PC: Go to the Start menu > Settings > System > Power and Battery. From there you can select your power to optimize performance. High performance is your best option for improving the speed of a slow computer. Just be aware that this may take more power to use. Power Saver can also help by limiting the utilities running simultaneously.

Screenshot of command prompt on PC

6. Check Your Hard Disk Space

It’s a good rule of thumb to keep your hard disk 15% free. If you see that your hard disk is almost full, remove some programs and files to improve speed.

Mac: Go to Finder > Applications > Utilities > Disk Utility and select the Macintosh HD on the sidebar. If you’ve got access to Siri, you can also just ask “How much disk space am I using?” From there, drag unused programs into the trash — just be sure you really don’t need them.

Screenshot of Mac Disk Utility

PC: In the Windows search, just look for “Disk Cleanup.” This will bring up a selection of files you can clear out, like temporary internet files or old downloads. There are also cleanup programs that can aid you in freeing up hard drive space by deleting temporary files, clearing browser history, deleting cookies, cleaning up the Windows registry and defragmenting your hard disk. For example, Panda Cleanup can help you keep your computer tuned up automatically.

Screenshot of PC Disk Cleanup

7. Delete or Remove Large/Unnecessary Files

Any temporary files that were used in an installation process or caches and cookies from the internet can take up a lot of space on your hard disk. Here’s how to remove them.

Mac: Drag any unused files from your desktop to the trash bin. Then, if you use the desktop Mail app, clear your junk folder and delete any messages you don’t need. Finally, go to Finder > Downloads and delete any unneeded files.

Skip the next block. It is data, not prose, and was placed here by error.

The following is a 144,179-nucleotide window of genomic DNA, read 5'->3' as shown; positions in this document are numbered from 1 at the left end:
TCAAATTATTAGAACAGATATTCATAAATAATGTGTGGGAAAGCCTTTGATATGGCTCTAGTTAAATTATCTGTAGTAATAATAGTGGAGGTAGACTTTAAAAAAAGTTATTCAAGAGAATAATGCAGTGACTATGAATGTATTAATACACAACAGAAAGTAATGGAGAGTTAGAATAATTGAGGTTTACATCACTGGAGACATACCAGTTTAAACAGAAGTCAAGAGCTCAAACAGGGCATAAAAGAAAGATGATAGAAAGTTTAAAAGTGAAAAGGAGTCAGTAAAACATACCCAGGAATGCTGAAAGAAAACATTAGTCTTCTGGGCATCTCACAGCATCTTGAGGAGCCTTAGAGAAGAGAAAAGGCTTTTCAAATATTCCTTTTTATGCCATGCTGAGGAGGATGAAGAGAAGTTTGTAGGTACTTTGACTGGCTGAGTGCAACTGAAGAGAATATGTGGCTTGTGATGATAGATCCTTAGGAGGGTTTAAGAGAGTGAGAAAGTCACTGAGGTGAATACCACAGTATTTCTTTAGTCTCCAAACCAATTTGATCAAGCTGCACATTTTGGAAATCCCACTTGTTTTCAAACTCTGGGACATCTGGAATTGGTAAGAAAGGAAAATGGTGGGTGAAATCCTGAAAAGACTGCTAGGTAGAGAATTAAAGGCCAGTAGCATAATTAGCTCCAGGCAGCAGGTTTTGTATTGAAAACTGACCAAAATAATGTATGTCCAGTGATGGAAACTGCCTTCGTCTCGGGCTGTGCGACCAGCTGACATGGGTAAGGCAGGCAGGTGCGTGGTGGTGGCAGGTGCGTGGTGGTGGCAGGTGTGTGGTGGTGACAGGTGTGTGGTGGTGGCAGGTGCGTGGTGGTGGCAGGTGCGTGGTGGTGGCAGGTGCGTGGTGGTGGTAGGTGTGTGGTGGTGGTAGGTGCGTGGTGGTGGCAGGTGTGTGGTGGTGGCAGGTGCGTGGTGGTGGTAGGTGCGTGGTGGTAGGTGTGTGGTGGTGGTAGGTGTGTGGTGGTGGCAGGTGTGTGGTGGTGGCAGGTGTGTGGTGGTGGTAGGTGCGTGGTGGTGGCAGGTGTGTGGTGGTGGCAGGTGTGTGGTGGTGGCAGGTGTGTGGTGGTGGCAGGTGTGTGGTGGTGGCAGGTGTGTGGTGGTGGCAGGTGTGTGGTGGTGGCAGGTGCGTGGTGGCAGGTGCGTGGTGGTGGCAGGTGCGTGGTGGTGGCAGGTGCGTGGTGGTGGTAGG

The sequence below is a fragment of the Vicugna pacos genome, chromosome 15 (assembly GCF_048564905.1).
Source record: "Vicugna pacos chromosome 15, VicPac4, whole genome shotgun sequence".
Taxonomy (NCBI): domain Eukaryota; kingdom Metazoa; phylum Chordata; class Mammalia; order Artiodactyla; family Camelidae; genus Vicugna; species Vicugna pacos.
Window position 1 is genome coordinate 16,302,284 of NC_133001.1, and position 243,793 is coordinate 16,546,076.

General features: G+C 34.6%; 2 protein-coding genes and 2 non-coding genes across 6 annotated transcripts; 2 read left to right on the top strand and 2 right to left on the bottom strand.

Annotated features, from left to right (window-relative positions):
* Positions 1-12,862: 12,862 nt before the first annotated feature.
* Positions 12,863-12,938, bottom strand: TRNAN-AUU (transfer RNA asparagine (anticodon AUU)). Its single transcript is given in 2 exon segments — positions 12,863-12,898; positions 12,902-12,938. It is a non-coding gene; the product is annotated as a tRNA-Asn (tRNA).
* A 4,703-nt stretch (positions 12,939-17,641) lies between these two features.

Screenshot showing downloaded files on Mac

PC: Click Start > All Programs > Accessories > System Tools > Disk Cleanup.

Screenshot of PC Disk Cleanup

8. Back Up Your Data

Backing up your data allows your computer to free up space on its RAM and OS, allowing it to run smoother. If you feel like your computer stores your entire life of memories, it might be a good idea to back up your data via file sharing.

Here are a few ways to back up your computer:

  • Purchase an external hard drive
  • Back up online through Google Photos, Amazon Drive, Dropbox, iCloud, etc.
  • Back up on a jump drive, CD or DVD and store in a safe place

9. Update Your Drivers

The drivers that govern your computer’s programs need to stay up-to-date to provide the best possible performance. If yours haven’t been updating automatically, they could be causing performance issues. Here’s how to check and update them. 

Mac: Head to the Apple menu > System Preferences, and look for the Software Update option. For apps from the App Store, go back to the Apple menu and see if there’s a number next to the App Store option.Screenshot of Mac menu

PC: These typically update automatically when you update Windows, so start by checking that. Go to Start > Settings > Windows Update > Check for updates. Follow those prompts to update Windows.